Wyoming’s unemployment rate fell to 5.5% in October, the sixth consecutive month with a decline, figures from the state’s Department of Workforce Services show.
The state’s jobless rate continues to recover from a dramatic spike that coincided with the coronavirus pandemic and the business closures it prompted. The unemployment rate peaked in April when it more than doubled to 9.2%.
Still, the recovery from the one-two punch of the pandemic and an energy downturn isn’t complete. Wyoming’s unemployment rate from October 2019 was 3.7% — nearly two percentage points lower than this October, state figures show.
In fact, all but one of Wyoming’s 23 counties had higher unemployment rates this October than they did a year earlier. Counties whose economies are dependent on the energy sector have taken the biggest hit, the department noted when it released the new jobless figures.
Natrona County, for example, has seen its unemployment rate rise from 3.8% to 7.8% — the highest in the state. Campbell (3.5% to 6.4%) and Converse (2.7% to 5.3%) counties also experienced sizable increases.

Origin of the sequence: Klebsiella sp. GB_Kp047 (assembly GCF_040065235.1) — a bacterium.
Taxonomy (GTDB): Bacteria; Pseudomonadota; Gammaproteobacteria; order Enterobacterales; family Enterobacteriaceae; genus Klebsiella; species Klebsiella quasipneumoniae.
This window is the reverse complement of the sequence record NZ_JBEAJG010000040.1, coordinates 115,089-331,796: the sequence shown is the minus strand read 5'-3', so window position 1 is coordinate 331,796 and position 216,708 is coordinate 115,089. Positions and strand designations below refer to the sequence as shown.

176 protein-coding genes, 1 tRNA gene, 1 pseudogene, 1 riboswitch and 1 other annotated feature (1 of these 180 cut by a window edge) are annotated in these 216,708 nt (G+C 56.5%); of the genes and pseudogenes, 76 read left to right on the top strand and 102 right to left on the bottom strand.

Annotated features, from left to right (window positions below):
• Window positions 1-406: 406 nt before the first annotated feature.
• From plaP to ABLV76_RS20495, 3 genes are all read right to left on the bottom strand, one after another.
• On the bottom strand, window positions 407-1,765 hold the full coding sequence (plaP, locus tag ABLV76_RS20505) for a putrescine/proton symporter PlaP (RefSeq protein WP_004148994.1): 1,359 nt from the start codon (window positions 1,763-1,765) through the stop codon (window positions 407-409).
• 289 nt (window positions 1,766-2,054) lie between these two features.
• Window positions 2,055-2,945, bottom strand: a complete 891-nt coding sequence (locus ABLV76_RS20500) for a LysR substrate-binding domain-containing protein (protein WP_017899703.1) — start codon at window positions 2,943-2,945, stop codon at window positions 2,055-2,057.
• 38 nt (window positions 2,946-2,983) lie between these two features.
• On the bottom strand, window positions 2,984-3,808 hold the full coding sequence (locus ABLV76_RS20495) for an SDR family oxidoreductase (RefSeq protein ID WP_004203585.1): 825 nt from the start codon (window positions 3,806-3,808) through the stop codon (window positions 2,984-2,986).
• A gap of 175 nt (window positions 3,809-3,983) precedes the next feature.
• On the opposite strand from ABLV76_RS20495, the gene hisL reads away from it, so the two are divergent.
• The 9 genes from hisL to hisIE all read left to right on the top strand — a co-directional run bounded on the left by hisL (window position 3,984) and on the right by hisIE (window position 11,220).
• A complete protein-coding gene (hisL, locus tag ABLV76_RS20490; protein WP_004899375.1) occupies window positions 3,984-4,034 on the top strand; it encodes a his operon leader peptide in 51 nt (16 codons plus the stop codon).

Agricultural-based counties fared better. Goshen County’s unemployment rate of 3.6% was unchanged from where it stood a year earlier.
Albany County, home to the University of Wyoming, had the state’s lowest unemployment rate for October at 2.9%.
Even with its declining unemployment rate, Wyoming has not recovered all of the jobs it lost during the pandemic and from the downturn in the coal, natural gas and oil industries. Total nonfarm employment in Wyoming was down 12,900 jobs in October compared to a year earlier.
The nation’s unemployment rate for October stood at 6.9%. Wyoming’s rate was tied for the 17th lowest in the U.S. along with Idaho and Michigan. Nebraska had the nation’s lowest, at 3%. Hawaii (14.3%) had the country’s highest rate.